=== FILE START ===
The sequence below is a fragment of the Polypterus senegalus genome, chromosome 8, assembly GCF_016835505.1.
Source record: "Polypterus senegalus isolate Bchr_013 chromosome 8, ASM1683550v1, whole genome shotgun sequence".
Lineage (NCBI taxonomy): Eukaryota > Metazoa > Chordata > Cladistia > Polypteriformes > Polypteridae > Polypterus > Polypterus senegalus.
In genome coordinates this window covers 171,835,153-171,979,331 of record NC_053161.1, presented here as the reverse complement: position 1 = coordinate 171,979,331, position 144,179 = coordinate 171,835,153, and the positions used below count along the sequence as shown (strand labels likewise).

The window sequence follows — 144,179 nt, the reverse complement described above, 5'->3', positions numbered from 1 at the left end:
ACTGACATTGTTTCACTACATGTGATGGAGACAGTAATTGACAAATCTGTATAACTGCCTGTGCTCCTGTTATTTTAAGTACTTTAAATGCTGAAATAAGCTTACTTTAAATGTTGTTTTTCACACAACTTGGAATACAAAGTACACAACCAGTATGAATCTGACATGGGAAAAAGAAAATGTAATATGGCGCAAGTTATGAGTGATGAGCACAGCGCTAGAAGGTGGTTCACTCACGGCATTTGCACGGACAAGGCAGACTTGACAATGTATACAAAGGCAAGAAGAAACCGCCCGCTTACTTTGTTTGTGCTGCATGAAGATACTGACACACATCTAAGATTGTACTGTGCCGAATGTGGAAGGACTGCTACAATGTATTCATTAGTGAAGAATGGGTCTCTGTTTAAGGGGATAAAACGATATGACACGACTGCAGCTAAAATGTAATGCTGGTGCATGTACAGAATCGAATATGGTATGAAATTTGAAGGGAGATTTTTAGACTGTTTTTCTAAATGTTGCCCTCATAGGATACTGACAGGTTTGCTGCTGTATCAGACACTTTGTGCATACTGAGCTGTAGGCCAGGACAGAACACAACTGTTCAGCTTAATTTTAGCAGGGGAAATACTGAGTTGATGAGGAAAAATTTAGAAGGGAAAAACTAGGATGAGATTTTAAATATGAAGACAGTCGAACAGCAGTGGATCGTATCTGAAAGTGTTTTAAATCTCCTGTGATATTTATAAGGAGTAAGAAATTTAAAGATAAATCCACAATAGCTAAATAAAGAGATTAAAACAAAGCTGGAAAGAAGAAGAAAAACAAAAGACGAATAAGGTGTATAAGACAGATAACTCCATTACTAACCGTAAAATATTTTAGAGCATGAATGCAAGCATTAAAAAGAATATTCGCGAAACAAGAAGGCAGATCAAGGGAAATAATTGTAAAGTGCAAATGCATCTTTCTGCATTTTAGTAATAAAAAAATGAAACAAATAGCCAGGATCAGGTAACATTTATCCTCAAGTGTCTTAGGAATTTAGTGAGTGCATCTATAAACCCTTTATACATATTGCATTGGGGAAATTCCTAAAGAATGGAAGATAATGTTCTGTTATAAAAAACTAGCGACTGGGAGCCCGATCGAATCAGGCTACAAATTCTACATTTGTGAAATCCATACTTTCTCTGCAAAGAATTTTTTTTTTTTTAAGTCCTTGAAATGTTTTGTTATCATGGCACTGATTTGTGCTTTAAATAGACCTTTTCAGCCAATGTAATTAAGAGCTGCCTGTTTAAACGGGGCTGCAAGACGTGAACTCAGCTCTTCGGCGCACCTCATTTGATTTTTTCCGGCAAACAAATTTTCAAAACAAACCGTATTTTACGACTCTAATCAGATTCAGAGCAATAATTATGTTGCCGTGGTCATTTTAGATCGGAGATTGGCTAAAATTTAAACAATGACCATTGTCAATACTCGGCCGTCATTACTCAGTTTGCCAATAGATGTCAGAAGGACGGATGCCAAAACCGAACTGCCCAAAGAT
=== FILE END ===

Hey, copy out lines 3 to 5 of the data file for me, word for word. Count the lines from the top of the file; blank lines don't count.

Lineage (NCBI taxonomy): Eukaryota > Metazoa > Chordata > Cladistia > Polypteriformes > Polypteridae > Polypterus > Polypterus senegalus.
In genome coordinates this window covers 171,835,153-171,979,331 of record NC_053161.1, presented here as the reverse complement: position 1 = coordinate 171,979,331, position 144,179 = coordinate 171,835,153, and the positions used below count along the sequence as shown (strand labels likewise).

The window sequence follows — 144,179 nt, the reverse complement described above, 5'->3', positions numbered from 1 at the left end: